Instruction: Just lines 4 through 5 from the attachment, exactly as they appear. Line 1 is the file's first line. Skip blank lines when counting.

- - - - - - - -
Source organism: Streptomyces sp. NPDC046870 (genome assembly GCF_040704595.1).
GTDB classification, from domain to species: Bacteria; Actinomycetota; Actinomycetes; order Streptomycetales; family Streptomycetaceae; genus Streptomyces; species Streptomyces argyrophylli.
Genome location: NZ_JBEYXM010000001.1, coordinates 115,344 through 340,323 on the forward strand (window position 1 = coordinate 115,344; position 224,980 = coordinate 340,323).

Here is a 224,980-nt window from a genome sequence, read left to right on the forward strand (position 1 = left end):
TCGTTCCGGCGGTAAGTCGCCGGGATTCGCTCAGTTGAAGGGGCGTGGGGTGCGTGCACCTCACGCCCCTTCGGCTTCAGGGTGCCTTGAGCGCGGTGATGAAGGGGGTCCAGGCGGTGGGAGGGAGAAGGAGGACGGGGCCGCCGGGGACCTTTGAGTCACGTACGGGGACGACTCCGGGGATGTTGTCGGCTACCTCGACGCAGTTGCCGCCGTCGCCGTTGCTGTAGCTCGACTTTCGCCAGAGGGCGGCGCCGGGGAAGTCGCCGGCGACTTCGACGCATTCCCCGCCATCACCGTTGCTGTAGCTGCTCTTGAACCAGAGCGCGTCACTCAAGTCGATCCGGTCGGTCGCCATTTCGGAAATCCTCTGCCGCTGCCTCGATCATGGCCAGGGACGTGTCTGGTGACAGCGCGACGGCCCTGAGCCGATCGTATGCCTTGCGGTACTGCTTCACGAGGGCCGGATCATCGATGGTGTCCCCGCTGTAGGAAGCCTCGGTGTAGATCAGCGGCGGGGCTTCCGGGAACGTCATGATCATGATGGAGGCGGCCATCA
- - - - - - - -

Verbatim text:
Here is a 224,980-nt window from a genome sequence, read left to right on the forward strand (position 1 = left end):
TCGTTCCGGCGGTAAGTCGCCGGGATTCGCTCAGTTGAAGGGGCGTGGGGTGCGTGCACCTCACGCCCCTTCGGCTTCAGGGTGCCTTGAGCGCGGTGATGAAGGGGGTCCAGGCGGTGGGAGGGAGAAGGAGGACGGGGCCGCCGGGGACCTTTGAGTCACGTACGGGGACGACTCCGGGGATGTTGTCGGCTACCTCGACGCAGTTGCCGCCGTCGCCGTTGCTGTAGCTCGACTTTCGCCAGAGGGCGGCGCCGGGGAAGTCGCCGGCGACTTCGACGCATTCCCCGCCATCACCGTTGCTGTAGCTGCTCTTGAACCAGAGCGCGTCACTCAAGTCGATCCGGTCGGTCGCCATTTCGGAAATCCTCTGCCGCTGCCTCGATCATGGCCAGGGACGTGTCTGGTGACAGCGCGACGGCCCTGAGCCGATCGTATGCCTTGCGGTACTGCTTCACGAGGGCCGGATCATCGATGGTGTCCCCGCTGTAGGAAGCCTCGGTGTAGATCAGCGGCGGGGCTTCCGGGAACGTCATGATCATGATGGAGGCGGCCATCA